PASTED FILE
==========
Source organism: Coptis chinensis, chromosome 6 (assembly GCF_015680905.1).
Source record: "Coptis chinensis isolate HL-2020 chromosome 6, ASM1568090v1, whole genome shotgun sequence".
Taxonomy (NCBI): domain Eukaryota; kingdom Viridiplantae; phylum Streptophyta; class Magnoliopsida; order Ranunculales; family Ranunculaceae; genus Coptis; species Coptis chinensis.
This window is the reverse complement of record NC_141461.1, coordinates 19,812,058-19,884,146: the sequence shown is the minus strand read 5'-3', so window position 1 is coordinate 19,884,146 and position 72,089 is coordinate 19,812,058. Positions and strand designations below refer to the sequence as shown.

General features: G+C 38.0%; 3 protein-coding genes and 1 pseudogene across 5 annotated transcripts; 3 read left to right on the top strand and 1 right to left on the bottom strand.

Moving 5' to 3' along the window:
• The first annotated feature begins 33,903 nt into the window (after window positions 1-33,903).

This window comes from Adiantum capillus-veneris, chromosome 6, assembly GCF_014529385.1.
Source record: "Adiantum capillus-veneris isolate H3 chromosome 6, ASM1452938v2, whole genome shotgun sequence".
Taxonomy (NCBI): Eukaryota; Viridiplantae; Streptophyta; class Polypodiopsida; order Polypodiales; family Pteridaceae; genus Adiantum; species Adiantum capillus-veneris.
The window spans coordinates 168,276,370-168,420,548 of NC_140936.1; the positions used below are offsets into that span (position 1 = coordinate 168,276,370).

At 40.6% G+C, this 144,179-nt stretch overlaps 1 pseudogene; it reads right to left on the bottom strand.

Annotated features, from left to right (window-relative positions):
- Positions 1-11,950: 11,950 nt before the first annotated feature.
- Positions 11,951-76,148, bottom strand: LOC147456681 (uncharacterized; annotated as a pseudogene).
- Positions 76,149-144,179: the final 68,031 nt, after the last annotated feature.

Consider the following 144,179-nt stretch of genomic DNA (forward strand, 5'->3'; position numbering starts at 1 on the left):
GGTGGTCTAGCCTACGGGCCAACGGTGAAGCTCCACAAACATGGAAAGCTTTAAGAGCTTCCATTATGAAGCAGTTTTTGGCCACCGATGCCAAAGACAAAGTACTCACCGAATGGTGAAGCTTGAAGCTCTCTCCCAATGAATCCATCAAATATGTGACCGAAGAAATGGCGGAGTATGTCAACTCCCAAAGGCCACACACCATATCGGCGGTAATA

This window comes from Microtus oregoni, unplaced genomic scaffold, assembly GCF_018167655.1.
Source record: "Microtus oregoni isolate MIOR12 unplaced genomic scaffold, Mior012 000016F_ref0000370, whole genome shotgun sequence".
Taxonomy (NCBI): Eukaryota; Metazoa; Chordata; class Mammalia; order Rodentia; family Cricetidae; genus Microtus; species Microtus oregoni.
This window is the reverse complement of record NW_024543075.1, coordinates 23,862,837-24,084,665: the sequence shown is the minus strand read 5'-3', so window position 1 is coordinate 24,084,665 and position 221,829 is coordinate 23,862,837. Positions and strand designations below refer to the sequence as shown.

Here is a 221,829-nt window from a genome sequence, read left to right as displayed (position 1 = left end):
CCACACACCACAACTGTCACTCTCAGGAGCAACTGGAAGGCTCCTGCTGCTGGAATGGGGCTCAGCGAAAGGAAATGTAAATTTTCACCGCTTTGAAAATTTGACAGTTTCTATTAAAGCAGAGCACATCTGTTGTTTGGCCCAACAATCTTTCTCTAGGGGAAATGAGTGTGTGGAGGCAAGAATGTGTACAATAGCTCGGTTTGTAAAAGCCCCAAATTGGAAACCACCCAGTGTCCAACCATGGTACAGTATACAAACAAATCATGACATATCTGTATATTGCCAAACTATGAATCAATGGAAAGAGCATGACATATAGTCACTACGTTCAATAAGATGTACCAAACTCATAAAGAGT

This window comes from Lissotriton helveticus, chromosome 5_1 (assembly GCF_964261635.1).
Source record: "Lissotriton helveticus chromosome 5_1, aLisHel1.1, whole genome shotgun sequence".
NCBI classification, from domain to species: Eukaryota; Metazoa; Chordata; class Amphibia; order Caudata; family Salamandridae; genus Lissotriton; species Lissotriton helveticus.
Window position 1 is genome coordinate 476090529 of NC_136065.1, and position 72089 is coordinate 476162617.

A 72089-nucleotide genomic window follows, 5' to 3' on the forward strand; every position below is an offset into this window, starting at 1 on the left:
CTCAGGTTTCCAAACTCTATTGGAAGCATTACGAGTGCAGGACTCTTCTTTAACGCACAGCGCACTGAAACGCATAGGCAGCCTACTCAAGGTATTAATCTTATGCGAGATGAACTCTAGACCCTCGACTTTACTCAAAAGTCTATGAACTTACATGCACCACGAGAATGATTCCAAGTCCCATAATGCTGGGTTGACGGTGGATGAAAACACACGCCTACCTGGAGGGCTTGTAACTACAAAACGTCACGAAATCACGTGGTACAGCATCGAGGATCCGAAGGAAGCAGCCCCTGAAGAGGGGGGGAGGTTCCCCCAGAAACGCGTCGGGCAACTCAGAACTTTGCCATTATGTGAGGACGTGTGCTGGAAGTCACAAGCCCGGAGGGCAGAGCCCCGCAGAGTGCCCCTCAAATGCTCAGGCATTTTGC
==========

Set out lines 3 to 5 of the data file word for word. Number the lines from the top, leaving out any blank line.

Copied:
Taxonomy (NCBI): domain Eukaryota; kingdom Viridiplantae; phylum Streptophyta; class Magnoliopsida; order Ranunculales; family Ranunculaceae; genus Coptis; species Coptis chinensis.
This window is the reverse complement of record NC_141461.1, coordinates 19,812,058-19,884,146: the sequence shown is the minus strand read 5'-3', so window position 1 is coordinate 19,884,146 and position 72,089 is coordinate 19,812,058. Positions and strand designations below refer to the sequence as shown.

General features: G+C 38.0%; 3 protein-coding genes and 1 pseudogene across 5 annotated transcripts; 3 read left to right on the top strand and 1 right to left on the bottom strand.